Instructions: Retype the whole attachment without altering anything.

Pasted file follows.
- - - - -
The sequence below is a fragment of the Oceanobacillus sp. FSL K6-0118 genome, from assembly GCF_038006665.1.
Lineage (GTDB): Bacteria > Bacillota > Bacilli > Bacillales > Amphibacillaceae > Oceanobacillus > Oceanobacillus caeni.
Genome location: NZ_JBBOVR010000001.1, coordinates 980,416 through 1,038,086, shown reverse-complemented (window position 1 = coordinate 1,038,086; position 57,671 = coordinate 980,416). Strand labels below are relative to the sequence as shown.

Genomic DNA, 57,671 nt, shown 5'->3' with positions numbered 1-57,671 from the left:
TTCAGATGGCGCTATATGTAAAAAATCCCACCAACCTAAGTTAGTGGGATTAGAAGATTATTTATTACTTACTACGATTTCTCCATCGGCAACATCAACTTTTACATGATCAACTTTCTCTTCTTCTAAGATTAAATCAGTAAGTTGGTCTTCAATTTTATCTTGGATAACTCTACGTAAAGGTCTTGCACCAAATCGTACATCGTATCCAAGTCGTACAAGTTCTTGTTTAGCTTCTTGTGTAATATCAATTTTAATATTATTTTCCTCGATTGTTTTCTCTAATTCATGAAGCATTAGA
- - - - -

The sequence below is a fragment of the Oceanobacillus sp. FSL K6-0118 genome, from assembly GCF_038006665.1.
Lineage (GTDB): Bacteria > Bacillota > Bacilli > Bacillales > Amphibacillaceae > Oceanobacillus > Oceanobacillus caeni.
Genome location: NZ_JBBOVR010000001.1, coordinates 980,416 through 1,038,086, shown reverse-complemented (window position 1 = coordinate 1,038,086; position 57,671 = coordinate 980,416). Strand labels below are relative to the sequence as shown.

Genomic DNA, 57,671 nt, shown 5'->3' with positions numbered 1-57,671 from the left:
TTCAGATGGCGCTATATGTAAAAAATCCCACCAACCTAAGTTAGTGGGATTAGAAGATTATTTATTACTTACTACGATTTCTCCATCGGCAACATCAACTTTTACATGATCAACTTTCTCTTCTTCTAAGATTAAATCAGTAAGTTGGTCTTCAATTTTATCTTGGATAACTCTACGTAAAGGTCTTGCACCAAATCGTACATCGTATCCAAGTCGTACAAGTTCTTGTTTAGCTTCTTGTGTAATATCAATTTTAATATTATTTTCCTCGATTGTTTTCTCTAATTCATGAAGCATTAGA